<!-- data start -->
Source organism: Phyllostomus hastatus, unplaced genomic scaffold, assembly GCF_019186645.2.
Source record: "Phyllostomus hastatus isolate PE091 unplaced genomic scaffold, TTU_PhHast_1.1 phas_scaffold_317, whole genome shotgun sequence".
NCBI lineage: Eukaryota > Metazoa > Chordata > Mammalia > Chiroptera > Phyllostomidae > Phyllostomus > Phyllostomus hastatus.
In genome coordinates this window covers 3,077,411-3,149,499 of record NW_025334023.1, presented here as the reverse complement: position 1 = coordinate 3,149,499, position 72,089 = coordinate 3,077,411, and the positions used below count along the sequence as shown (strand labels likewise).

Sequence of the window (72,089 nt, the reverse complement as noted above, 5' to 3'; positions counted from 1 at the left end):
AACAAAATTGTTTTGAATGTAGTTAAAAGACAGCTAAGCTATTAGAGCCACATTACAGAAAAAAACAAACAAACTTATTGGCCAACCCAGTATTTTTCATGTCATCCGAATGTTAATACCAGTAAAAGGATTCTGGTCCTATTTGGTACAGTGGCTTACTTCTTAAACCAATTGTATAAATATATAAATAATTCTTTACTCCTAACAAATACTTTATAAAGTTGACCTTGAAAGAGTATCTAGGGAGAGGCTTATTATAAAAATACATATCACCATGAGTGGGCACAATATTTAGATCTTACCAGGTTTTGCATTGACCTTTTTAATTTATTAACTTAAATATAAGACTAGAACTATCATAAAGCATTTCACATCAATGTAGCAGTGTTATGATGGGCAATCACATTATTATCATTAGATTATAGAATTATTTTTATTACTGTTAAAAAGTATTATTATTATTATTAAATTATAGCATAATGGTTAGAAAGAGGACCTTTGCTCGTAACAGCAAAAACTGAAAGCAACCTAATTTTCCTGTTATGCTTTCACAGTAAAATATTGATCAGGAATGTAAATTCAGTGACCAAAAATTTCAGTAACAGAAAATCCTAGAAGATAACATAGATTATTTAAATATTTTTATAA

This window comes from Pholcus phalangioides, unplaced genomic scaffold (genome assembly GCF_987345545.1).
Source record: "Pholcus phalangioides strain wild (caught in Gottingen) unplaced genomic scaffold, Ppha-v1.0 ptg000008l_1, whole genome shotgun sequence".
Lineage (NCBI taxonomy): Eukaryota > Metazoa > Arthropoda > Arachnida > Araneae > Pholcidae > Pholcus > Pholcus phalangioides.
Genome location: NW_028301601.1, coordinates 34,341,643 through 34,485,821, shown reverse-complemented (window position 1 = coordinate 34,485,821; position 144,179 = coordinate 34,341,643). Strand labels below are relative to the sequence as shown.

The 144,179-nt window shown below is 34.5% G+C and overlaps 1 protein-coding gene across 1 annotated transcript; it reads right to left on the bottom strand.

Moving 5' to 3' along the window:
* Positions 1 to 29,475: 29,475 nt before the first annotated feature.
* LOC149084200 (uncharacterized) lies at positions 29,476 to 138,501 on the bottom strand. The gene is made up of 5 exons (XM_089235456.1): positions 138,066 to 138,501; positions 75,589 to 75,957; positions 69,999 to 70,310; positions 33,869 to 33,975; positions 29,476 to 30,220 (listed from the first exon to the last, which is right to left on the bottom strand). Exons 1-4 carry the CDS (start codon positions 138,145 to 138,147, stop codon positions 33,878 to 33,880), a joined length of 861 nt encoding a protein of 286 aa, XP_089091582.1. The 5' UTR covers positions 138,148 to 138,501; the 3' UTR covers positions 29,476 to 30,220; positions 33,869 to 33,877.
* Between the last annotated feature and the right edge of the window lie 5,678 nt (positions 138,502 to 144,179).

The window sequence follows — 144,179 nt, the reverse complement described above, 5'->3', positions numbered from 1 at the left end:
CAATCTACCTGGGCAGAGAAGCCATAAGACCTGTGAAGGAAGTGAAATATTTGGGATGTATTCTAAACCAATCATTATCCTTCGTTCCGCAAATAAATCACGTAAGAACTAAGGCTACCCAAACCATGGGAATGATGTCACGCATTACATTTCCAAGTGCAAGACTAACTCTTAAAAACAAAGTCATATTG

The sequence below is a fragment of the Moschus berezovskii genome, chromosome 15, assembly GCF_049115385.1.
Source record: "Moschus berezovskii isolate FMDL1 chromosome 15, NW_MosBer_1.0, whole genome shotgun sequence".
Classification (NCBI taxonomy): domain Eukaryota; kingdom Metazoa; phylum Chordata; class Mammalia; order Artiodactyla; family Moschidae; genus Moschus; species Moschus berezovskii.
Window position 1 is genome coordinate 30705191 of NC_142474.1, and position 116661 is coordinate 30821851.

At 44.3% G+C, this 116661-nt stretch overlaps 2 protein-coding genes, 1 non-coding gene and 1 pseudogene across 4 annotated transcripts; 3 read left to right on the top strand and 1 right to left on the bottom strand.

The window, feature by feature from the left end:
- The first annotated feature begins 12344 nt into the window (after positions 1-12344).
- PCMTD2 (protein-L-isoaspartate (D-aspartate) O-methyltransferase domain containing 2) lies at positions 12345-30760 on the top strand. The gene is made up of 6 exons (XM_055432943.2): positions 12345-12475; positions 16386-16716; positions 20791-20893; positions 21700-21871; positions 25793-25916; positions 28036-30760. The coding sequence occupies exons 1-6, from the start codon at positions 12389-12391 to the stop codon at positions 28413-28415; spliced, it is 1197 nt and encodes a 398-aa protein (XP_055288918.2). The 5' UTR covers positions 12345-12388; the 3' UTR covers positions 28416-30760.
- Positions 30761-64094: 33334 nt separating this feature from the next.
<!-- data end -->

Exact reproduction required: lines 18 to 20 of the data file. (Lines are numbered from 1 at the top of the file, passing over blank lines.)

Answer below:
The sequence below is a fragment of the Moschus berezovskii genome, chromosome 15, assembly GCF_049115385.1.
Source record: "Moschus berezovskii isolate FMDL1 chromosome 15, NW_MosBer_1.0, whole genome shotgun sequence".
Classification (NCBI taxonomy): domain Eukaryota; kingdom Metazoa; phylum Chordata; class Mammalia; order Artiodactyla; family Moschidae; genus Moschus; species Moschus berezovskii.